Chris Shipley helps us evaluate Digger, which launches a destination site in Q4
The more publishers can categorize their content, the easier it is to distribute to partners and make it accessible for viewers to find. Digger is a semantic search company that can automate the categorization of content so humans don't have to. Digger also plans to take its semantic search capabilities and create a destination site. The launch of that site is expected in the fourth quarter of this year. Is this the right direction for Digger to take?
In this episode of Vator Box, we take a look at Tim Musgrove (who resembles musician Chris Isaac) give his pitch. Musgrove is the founder of Digger, which raised nearly $6 million from a number of investors, including True Ventures, CBS Interactive and Softech VC. Chris Shipley, co-founder of startup research and consulting firm, Guidewire Group, was our guest host once again.
Shipley joined Ezra Roizen (Vator Box regular and digital media investment banker) and me.
Here are our observations:
- If Digger plans to launch a consumer-facing site, then Musgrove should stay away from pitching the technology. Nobody buys technology. They buy a solution to something, said Shipley. Digger needs to talk about what it's delivering for customers, and stay away from the definition of semantics. Talk about this service delivers a magnitude of improvement over other searches out there.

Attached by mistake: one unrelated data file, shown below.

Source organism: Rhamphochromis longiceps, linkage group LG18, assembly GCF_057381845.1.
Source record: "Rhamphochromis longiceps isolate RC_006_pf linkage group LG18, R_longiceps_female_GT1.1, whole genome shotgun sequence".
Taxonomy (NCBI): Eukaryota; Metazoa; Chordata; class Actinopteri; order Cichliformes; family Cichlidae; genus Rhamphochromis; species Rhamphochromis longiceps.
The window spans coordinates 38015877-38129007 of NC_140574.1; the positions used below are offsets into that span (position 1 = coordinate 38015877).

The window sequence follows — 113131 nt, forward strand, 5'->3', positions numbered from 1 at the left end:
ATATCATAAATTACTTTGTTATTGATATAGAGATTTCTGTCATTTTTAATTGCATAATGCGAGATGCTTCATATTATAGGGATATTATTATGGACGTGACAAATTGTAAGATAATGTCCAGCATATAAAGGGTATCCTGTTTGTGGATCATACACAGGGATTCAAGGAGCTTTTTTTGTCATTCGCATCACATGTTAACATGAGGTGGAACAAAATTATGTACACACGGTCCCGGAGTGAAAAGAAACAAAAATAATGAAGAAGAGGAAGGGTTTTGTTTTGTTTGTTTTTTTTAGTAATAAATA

- Being a destination site built on semantic search solutions is an expensive proposition. Ask Jeeves did it and so did Powerset. Both companies were successful ventures. But none were able to usurp Google's lead. So, it might be an expensive distraction to build a destination site.
- Digger should stick to the B2B market. It should focus on helping publishers auto-categorize their content.
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TextDigger is a San Jose, CA-based startup developing advanced semantic solutions for the Web, including hosted semantic search, automated content tagging and topic generation, and optimized keyword generation. These products make Web pages more findable, both to outside search engines such as Google and to other pages within the same site via cross-linking and related search. The result is increased revenue from higher inbound traffic and longer sessions. TextDigger was founded by a group of former CNET employees and executives who developed patented linguistic technologies that, today, are used to enhance the content on thousands of pages within CNET's award winning websites.